Tesco’s development of a lamb cost-of-production contract must involve farmers in more challenging areas if it is to work for all, the National Sheep Association (NSA) has said.
The supermarket is recruiting 100 farmers to take part in a trial that aims to develop the industry’s first cost-of-production model for lamb.
Sheep producers from across the retailer’s supply base are being invited to apply.
The move has been welcomed by the NSA, but chief executive Phil Stocker said he had some concerns.
“We’ve really urged Tesco to try to make sure the selection of the 100 farms is truly representative and it doesn’t result in a cleansing of some of the farms in more challenging regions.
“One of my fears is that we lose some of the really important diversity we have in the industry by the cost-of-production work being done on the farms that are in easy situations or on a larger scale.”
Mr Stocker said opinion in the industry was split on the idea of cost-of-production supply contracts.
The keenest was the group of producers – often new entrants – who had clearly established costs and wanted to know where they were financially, he said.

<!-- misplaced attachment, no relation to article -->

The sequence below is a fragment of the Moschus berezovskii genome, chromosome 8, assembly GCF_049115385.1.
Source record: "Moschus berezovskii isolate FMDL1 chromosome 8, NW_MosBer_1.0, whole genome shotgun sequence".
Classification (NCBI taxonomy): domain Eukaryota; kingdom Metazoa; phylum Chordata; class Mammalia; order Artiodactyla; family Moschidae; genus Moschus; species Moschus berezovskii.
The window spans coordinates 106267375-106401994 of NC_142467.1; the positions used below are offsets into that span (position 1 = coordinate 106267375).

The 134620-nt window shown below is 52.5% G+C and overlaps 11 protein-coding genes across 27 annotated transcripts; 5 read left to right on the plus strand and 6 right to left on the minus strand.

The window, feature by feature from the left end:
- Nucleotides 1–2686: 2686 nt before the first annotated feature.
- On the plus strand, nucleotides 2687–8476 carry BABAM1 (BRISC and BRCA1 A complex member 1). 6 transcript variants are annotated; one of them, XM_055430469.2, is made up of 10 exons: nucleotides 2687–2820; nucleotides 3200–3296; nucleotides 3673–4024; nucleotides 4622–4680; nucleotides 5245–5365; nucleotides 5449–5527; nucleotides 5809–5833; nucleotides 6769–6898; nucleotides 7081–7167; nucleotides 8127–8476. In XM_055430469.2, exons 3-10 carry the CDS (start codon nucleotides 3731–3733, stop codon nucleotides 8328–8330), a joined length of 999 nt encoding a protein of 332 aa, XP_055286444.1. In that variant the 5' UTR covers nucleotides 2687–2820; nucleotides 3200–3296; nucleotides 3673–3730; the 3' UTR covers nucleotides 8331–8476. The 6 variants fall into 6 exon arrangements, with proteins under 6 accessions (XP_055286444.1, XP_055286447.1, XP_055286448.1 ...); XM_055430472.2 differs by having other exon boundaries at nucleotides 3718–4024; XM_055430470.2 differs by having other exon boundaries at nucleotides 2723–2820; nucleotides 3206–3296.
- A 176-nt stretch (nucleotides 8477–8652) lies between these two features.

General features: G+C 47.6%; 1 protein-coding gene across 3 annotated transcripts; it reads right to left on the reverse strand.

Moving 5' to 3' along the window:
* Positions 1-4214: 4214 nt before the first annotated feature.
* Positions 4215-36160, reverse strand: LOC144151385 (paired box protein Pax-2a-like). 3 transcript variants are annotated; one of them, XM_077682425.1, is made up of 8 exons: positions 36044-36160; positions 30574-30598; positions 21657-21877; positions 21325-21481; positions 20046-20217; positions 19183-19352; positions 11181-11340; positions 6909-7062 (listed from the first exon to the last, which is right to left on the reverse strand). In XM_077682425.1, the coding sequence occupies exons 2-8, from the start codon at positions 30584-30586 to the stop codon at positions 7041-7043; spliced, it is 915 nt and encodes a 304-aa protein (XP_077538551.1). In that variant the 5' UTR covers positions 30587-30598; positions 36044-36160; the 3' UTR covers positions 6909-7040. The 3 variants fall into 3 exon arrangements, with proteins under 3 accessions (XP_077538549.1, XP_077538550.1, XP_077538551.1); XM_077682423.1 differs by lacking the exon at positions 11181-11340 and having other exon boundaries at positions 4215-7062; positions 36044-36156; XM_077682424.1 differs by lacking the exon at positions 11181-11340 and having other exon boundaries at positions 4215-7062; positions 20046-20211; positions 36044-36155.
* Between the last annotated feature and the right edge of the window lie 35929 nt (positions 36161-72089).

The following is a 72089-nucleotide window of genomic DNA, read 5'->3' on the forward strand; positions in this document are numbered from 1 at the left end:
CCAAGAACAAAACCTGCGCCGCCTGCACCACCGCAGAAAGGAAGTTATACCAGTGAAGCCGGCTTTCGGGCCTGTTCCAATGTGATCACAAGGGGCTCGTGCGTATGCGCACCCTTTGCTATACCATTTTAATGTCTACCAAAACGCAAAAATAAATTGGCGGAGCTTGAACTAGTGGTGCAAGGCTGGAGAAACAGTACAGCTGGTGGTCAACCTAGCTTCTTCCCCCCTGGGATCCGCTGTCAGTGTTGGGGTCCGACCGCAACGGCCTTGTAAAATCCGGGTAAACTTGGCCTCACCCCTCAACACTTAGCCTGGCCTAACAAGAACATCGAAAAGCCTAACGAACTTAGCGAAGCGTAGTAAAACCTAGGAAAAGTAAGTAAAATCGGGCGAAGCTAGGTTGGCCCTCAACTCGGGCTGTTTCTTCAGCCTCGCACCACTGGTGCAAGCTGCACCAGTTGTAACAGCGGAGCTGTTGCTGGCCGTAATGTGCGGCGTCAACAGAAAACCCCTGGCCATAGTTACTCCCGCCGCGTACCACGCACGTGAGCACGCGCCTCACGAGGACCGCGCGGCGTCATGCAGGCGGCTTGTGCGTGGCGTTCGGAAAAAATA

But there are others, who tended to be the more established farmers, who would prefer to take the market highs when they were on offer and ride out the lows.
“They simply wouldn’t touch it with a bargepole.”
To be eligible to take part in Tesco’s trial, all finished lambs must be sold through a processor or market during the trial, farmers must open up their books to independent consultants and all lambs must be born, reared and finished on the farm of origin.
Producers will also need to be farm assured, produce a minimum of 100 lambs each year and be able to give predicted volumes on a monthly basis.
Independent sheep consultants will select the farmers who will form the core trial group and will also collate and evaluate the data.
Successful applicants will be chosen based on seasonality, production type, geographic location and farm size.
Tesco will also look to ensure that at least 25% of the group are under the age of 35.
Lamb producers interested in applying for the trial must submit applications by the end of Thursday 25 February 2016.
Tesco has written to all the farmers in its supply base giving details of how to apply. It is not publishing these details more widely as it wants the farmers in it trial group to be existing suppliers.
During the 12-month trial, farmers will be paid a price based on historic industry cost-of-production data.